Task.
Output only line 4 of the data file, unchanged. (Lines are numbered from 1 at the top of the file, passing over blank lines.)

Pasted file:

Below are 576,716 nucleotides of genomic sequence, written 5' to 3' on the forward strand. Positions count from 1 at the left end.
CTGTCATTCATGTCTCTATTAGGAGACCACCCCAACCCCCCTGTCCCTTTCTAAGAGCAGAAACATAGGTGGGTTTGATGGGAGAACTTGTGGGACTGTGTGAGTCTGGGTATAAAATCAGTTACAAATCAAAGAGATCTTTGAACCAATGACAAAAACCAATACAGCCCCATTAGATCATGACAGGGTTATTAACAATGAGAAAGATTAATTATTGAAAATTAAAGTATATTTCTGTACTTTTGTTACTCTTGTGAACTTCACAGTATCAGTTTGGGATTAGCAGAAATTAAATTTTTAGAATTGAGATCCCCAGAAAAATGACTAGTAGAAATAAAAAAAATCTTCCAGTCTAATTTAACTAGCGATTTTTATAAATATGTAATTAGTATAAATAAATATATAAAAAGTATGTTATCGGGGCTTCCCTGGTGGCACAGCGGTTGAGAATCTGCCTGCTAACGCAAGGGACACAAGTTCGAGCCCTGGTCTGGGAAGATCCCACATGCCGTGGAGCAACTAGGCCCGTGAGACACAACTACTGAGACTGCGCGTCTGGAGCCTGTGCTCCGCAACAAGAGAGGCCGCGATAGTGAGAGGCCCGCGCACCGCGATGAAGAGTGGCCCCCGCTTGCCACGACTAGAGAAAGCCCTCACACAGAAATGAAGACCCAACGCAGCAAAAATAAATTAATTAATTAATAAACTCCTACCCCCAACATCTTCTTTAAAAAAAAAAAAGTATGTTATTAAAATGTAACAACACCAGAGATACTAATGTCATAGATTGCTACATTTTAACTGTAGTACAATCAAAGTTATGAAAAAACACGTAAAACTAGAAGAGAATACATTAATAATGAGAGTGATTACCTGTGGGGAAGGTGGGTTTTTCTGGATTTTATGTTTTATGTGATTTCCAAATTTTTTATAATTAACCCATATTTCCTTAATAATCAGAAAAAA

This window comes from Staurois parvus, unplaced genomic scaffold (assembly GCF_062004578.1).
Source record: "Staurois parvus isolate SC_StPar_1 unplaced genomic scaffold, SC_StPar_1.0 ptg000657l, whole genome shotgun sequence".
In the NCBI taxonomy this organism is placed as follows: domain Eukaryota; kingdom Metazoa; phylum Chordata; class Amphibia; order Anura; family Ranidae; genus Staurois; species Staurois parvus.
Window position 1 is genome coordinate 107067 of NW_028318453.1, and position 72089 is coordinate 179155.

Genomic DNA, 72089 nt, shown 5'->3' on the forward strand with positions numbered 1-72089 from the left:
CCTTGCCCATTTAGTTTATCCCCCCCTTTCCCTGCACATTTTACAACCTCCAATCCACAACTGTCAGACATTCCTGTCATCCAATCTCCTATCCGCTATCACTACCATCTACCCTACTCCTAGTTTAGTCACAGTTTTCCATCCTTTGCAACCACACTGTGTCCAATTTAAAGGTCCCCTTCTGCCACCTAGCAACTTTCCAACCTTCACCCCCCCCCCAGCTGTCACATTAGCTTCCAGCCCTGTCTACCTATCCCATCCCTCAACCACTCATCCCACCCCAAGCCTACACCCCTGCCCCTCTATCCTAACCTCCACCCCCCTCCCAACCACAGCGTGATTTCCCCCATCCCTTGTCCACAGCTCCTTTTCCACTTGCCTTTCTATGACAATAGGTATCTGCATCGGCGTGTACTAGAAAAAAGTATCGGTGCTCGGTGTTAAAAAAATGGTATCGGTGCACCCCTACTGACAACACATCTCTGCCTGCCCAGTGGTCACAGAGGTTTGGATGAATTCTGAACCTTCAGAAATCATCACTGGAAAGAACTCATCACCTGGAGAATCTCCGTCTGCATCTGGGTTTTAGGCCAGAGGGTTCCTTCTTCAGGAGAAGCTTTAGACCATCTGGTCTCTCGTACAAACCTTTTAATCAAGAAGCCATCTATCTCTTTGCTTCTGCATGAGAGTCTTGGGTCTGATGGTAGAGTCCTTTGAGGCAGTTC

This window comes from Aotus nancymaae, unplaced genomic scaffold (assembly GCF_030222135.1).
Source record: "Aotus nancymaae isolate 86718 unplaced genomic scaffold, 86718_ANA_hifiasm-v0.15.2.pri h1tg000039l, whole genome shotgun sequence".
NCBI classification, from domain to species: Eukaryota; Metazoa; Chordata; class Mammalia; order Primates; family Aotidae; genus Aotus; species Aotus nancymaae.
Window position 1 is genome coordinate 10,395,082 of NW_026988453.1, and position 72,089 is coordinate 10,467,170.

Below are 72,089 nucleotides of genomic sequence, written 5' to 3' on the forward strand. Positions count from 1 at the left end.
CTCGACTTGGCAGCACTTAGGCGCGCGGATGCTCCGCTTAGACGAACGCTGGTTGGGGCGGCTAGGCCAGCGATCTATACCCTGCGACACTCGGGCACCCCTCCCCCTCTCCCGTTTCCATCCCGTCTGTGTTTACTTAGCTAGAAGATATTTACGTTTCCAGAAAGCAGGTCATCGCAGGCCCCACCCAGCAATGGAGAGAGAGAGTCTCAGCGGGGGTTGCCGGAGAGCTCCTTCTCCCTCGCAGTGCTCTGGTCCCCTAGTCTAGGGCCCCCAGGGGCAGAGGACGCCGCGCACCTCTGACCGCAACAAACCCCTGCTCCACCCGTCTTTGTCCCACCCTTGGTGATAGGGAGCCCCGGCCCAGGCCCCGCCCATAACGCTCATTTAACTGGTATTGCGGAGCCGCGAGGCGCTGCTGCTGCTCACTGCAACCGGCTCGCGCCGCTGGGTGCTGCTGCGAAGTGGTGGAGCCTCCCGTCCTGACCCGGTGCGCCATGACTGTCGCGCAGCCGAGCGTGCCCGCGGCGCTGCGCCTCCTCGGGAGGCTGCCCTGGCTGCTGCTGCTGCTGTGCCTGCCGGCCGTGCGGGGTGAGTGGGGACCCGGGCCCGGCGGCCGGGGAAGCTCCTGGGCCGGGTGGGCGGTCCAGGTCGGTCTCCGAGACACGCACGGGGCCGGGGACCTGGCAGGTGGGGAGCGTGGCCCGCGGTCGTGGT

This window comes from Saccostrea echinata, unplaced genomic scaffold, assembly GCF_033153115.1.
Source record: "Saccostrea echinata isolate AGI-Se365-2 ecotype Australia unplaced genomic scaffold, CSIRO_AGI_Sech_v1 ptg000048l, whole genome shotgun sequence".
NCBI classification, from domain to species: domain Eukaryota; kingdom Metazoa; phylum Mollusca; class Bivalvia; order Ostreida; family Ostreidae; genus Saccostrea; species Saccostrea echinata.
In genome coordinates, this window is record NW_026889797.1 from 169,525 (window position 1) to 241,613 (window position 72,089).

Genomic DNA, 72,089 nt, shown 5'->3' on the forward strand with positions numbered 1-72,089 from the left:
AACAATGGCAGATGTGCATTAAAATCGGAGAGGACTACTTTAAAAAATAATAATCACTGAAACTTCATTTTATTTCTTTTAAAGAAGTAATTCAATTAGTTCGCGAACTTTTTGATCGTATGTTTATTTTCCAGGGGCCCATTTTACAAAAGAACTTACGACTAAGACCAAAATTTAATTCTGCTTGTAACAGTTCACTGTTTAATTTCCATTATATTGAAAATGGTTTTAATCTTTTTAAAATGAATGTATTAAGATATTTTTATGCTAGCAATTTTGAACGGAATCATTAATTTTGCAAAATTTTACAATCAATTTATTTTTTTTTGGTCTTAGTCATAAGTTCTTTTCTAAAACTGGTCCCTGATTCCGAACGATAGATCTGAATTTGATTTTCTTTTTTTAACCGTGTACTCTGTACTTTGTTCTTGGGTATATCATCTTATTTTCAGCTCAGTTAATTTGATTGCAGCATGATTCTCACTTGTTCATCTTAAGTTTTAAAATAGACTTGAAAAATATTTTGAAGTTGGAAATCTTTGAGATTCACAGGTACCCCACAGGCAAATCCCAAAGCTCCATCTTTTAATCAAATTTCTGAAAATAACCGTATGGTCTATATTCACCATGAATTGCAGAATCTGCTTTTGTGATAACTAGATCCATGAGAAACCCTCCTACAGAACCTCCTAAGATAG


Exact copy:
Source record: "Staurois parvus isolate SC_StPar_1 unplaced genomic scaffold, SC_StPar_1.0 ptg000657l, whole genome shotgun sequence".